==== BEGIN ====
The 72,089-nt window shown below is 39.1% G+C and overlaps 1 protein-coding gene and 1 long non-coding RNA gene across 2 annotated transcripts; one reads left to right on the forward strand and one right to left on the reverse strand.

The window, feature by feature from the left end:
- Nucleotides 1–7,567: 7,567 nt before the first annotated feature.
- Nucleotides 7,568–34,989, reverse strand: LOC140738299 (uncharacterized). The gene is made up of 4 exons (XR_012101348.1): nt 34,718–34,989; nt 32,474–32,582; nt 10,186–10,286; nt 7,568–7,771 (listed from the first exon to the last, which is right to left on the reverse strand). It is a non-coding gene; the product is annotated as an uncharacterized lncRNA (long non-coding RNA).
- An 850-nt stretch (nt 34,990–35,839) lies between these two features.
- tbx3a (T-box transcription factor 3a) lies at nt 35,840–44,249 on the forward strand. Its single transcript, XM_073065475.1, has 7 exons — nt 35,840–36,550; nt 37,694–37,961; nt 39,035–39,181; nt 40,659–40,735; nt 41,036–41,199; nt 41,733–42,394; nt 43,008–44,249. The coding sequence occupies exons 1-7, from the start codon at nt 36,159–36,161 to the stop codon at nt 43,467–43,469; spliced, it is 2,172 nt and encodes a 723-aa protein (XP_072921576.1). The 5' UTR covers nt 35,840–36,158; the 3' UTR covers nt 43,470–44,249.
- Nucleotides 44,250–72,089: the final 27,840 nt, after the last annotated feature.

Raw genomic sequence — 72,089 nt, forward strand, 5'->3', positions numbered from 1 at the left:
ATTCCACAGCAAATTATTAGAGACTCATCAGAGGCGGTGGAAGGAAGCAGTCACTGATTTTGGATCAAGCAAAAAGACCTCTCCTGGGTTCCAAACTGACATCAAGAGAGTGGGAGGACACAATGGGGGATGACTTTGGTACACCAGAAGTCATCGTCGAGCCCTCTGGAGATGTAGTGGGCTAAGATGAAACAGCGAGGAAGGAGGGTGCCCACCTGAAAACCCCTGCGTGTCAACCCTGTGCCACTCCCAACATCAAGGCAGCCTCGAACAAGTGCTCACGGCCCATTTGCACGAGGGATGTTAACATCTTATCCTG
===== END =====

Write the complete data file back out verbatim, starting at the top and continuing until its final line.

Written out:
The 72,089-nt window shown below is 39.1% G+C and overlaps 1 protein-coding gene and 1 long non-coding RNA gene across 2 annotated transcripts; one reads left to right on the forward strand and one right to left on the reverse strand.

The window, feature by feature from the left end:
- Nucleotides 1–7,567: 7,567 nt before the first annotated feature.
- Nucleotides 7,568–34,989, reverse strand: LOC140738299 (uncharacterized). The gene is made up of 4 exons (XR_012101348.1): nt 34,718–34,989; nt 32,474–32,582; nt 10,186–10,286; nt 7,568–7,771 (listed from the first exon to the last, which is right to left on the reverse strand). It is a non-coding gene; the product is annotated as an uncharacterized lncRNA (long non-coding RNA).
- An 850-nt stretch (nt 34,990–35,839) lies between these two features.
- tbx3a (T-box transcription factor 3a) lies at nt 35,840–44,249 on the forward strand. Its single transcript, XM_073065475.1, has 7 exons — nt 35,840–36,550; nt 37,694–37,961; nt 39,035–39,181; nt 40,659–40,735; nt 41,036–41,199; nt 41,733–42,394; nt 43,008–44,249. The coding sequence occupies exons 1-7, from the start codon at nt 36,159–36,161 to the stop codon at nt 43,467–43,469; spliced, it is 2,172 nt and encodes a 723-aa protein (XP_072921576.1). The 5' UTR covers nt 35,840–36,158; the 3' UTR covers nt 43,470–44,249.
- Nucleotides 44,250–72,089: the final 27,840 nt, after the last annotated feature.

Raw genomic sequence — 72,089 nt, forward strand, 5'->3', positions numbered from 1 at the left:
ATTCCACAGCAAATTATTAGAGACTCATCAGAGGCGGTGGAAGGAAGCAGTCACTGATTTTGGATCAAGCAAAAAGACCTCTCCTGGGTTCCAAACTGACATCAAGAGAGTGGGAGGACACAATGGGGGATGACTTTGGTACACCAGAAGTCATCGTCGAGCCCTCTGGAGATGTAGTGGGCTAAGATGAAACAGCGAGGAAGGAGGGTGCCCACCTGAAAACCCCTGCGTGTCAACCCTGTGCCACTCCCAACATCAAGGCAGCCTCGAACAAGTGCTCACGGCCCATTTGCACGAGGGATGTTAACATCTTATCCTG